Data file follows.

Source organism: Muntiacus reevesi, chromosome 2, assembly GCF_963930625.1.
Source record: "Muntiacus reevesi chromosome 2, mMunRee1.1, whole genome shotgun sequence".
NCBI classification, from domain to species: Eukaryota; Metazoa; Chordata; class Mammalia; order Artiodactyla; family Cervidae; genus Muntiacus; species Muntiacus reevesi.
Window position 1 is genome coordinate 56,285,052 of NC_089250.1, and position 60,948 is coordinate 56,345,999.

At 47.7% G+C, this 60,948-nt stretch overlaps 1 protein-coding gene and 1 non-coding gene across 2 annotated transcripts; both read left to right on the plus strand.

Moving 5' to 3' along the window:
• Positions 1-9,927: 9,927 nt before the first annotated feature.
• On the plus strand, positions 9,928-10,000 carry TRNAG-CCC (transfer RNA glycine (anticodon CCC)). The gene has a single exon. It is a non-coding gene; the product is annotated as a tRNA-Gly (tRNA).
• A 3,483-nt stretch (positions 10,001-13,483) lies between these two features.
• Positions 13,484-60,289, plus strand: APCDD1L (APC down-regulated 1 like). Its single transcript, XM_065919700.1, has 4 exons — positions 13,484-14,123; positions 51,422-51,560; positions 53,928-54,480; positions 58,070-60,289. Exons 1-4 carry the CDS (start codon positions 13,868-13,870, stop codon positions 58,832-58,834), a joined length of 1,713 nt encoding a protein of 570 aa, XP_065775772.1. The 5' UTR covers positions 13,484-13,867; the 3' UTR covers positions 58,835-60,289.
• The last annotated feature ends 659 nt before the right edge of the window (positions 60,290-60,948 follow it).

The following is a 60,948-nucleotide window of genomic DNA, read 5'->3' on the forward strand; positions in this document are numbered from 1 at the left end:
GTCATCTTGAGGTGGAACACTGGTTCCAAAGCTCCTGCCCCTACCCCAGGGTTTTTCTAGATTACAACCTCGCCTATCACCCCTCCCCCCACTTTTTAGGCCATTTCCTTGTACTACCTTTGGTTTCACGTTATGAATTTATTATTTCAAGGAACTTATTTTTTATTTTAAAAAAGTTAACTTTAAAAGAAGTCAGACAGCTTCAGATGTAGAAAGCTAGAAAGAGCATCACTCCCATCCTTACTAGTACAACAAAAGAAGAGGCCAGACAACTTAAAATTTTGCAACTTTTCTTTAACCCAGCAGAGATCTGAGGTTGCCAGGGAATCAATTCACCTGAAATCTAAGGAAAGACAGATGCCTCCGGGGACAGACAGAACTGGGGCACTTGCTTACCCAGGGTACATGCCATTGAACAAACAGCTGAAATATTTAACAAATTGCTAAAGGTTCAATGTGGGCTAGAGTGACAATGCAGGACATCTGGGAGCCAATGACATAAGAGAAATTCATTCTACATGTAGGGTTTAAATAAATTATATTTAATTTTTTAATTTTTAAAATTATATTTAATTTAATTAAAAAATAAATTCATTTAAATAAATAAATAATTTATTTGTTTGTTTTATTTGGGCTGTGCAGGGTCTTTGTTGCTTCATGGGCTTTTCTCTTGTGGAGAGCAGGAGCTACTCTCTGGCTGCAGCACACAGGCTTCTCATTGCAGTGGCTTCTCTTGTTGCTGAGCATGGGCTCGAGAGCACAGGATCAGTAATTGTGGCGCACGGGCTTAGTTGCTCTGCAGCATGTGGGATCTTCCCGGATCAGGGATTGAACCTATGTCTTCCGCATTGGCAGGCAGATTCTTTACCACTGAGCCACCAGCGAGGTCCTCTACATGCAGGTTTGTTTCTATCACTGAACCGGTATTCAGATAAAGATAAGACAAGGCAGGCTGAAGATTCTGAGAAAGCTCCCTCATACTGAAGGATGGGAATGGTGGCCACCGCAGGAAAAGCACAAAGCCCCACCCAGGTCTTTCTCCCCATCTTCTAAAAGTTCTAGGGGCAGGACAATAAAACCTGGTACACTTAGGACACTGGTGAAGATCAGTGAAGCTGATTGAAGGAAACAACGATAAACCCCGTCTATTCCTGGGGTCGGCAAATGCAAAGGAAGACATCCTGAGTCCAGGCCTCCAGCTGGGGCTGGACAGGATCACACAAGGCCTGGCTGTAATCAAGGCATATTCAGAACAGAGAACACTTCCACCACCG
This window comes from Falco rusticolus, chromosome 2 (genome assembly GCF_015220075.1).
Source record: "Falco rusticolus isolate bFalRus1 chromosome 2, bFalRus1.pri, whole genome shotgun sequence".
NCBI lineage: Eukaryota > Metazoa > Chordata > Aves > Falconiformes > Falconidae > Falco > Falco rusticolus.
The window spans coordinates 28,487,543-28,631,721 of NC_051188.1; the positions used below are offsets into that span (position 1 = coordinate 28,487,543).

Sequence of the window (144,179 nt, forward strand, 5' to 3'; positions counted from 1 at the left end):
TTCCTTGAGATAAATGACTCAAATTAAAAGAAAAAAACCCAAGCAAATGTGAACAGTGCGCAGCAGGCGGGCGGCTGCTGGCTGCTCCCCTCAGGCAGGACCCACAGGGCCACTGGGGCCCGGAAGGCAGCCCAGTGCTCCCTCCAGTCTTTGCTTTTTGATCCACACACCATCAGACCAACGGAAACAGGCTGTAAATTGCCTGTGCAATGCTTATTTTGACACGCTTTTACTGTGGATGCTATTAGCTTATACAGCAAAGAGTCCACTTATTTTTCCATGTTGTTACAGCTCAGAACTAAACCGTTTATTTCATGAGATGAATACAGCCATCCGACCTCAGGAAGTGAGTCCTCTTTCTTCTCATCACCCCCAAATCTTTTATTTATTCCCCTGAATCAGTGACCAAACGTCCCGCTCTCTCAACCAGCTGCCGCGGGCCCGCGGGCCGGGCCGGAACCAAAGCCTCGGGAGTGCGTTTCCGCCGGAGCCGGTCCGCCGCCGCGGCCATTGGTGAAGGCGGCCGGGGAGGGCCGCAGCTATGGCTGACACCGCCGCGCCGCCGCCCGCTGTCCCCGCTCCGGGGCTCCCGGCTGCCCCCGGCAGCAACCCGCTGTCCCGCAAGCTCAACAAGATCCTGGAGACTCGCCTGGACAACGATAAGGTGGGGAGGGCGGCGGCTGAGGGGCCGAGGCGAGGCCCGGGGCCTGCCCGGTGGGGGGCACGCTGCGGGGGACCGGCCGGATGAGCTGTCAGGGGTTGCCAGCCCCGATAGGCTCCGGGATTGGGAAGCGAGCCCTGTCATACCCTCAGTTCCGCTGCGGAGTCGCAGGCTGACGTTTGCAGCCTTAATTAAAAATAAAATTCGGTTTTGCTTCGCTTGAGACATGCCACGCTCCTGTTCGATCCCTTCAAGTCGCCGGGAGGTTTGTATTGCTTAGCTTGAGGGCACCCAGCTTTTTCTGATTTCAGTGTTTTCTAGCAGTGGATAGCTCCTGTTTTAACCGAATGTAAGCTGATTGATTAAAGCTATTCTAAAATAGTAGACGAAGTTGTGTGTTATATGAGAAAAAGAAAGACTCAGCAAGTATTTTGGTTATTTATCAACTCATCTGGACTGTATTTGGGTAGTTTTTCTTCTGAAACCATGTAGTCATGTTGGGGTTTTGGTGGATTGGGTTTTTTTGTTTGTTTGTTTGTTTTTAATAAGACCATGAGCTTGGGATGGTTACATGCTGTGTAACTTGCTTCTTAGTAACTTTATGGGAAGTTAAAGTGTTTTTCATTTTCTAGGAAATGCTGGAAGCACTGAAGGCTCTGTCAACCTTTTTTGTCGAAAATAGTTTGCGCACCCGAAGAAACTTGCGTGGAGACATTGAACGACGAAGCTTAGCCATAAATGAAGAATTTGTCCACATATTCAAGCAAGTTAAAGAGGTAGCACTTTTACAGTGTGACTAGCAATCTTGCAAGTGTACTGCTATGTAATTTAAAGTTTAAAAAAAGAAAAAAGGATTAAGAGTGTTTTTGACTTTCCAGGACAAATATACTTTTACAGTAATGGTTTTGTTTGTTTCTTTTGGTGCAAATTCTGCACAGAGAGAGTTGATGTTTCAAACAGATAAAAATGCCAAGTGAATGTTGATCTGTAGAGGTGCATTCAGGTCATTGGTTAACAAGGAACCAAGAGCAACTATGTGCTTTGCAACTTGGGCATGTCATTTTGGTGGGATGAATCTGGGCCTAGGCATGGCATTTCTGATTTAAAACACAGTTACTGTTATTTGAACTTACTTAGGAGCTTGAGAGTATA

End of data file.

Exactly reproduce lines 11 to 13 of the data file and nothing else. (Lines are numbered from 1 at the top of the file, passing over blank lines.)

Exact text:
• The last annotated feature ends 659 nt before the right edge of the window (positions 60,290-60,948 follow it).

The following is a 60,948-nucleotide window of genomic DNA, read 5'->3' on the forward strand; positions in this document are numbered from 1 at the left end:
GTCATCTTGAGGTGGAACACTGGTTCCAAAGCTCCTGCCCCTACCCCAGGGTTTTTCTAGATTACAACCTCGCCTATCACCCCTCCCCCCACTTTTTAGGCCATTTCCTTGTACTACCTTTGGTTTCACGTTATGAATTTATTATTTCAAGGAACTTATTTTTTATTTTAAAAAAGTTAACTTTAAAAGAAGTCAGACAGCTTCAGATGTAGAAAGCTAGAAAGAGCATCACTCCCATCCTTACTAGTACAACAAAAGAAGAGGCCAGACAACTTAAAATTTTGCAACTTTTCTTTAACCCAGCAGAGATCTGAGGTTGCCAGGGAATCAATTCACCTGAAATCTAAGGAAAGACAGATGCCTCCGGGGACAGACAGAACTGGGGCACTTGCTTACCCAGGGTACATGCCATTGAACAAACAGCTGAAATATTTAACAAATTGCTAAAGGTTCAATGTGGGCTAGAGTGACAATGCAGGACATCTGGGAGCCAATGACATAAGAGAAATTCATTCTACATGTAGGGTTTAAATAAATTATATTTAATTTTTTAATTTTTAAAATTATATTTAATTTAATTAAAAAATAAATTCATTTAAATAAATAAATAATTTATTTGTTTGTTTTATTTGGGCTGTGCAGGGTCTTTGTTGCTTCATGGGCTTTTCTCTTGTGGAGAGCAGGAGCTACTCTCTGGCTGCAGCACACAGGCTTCTCATTGCAGTGGCTTCTCTTGTTGCTGAGCATGGGCTCGAGAGCACAGGATCAGTAATTGTGGCGCACGGGCTTAGTTGCTCTGCAGCATGTGGGATCTTCCCGGATCAGGGATTGAACCTATGTCTTCCGCATTGGCAGGCAGATTCTTTACCACTGAGCCACCAGCGAGGTCCTCTACATGCAGGTTTGTTTCTATCACTGAACCGGTATTCAGATAAAGATAAGACAAGGCAGGCTGAAGATTCTGAGAAAGCTCCCTCATACTGAAGGATGGGAATGGTGGCCACCGCAGGAAAAGCACAAAGCCCCACCCAGGTCTTTCTCCCCATCTTCTAAAAGTTCTAGGGGCAGGACAATAAAACCTGGTACACTTAGGACACTGGTGAAGATCAGTGAAGCTGATTGAAGGAAACAACGATAAACCCCGTCTATTCCTGGGGTCGGCAAATGCAAAGGAAGACATCCTGAGTCCAGGCCTCCAGCTGGGGCTGGACAGGATCACACAAGGCCTGGCTGTAATCAAGGCATATTCAGAACAGAGAACACTTCCACCACCG